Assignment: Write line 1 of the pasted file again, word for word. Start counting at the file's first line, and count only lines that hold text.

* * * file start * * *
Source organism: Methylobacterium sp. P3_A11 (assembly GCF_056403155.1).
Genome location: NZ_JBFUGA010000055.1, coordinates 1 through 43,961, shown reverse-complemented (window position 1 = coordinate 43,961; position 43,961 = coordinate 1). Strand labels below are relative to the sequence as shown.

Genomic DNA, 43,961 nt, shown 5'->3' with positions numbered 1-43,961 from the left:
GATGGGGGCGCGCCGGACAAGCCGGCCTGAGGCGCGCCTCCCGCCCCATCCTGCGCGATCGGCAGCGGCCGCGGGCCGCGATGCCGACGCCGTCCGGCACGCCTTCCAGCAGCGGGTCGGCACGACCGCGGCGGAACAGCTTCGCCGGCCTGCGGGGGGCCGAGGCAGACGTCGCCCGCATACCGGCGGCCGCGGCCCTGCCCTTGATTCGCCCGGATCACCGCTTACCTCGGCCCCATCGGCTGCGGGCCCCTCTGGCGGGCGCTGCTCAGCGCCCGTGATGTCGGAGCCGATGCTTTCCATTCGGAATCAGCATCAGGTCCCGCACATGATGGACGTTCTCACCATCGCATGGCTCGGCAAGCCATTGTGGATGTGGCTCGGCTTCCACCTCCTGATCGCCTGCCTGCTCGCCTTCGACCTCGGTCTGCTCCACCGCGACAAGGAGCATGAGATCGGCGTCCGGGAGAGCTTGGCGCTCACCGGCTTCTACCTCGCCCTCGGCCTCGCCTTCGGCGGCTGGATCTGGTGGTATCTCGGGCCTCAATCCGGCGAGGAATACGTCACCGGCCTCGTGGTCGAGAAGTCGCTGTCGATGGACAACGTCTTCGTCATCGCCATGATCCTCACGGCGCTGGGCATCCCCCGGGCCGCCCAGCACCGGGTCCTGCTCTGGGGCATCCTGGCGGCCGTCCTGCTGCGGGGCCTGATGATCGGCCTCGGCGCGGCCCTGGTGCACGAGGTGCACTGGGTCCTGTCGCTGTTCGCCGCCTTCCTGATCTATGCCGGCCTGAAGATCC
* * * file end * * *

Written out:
Source organism: Methylobacterium sp. P3_A11 (assembly GCF_056403155.1).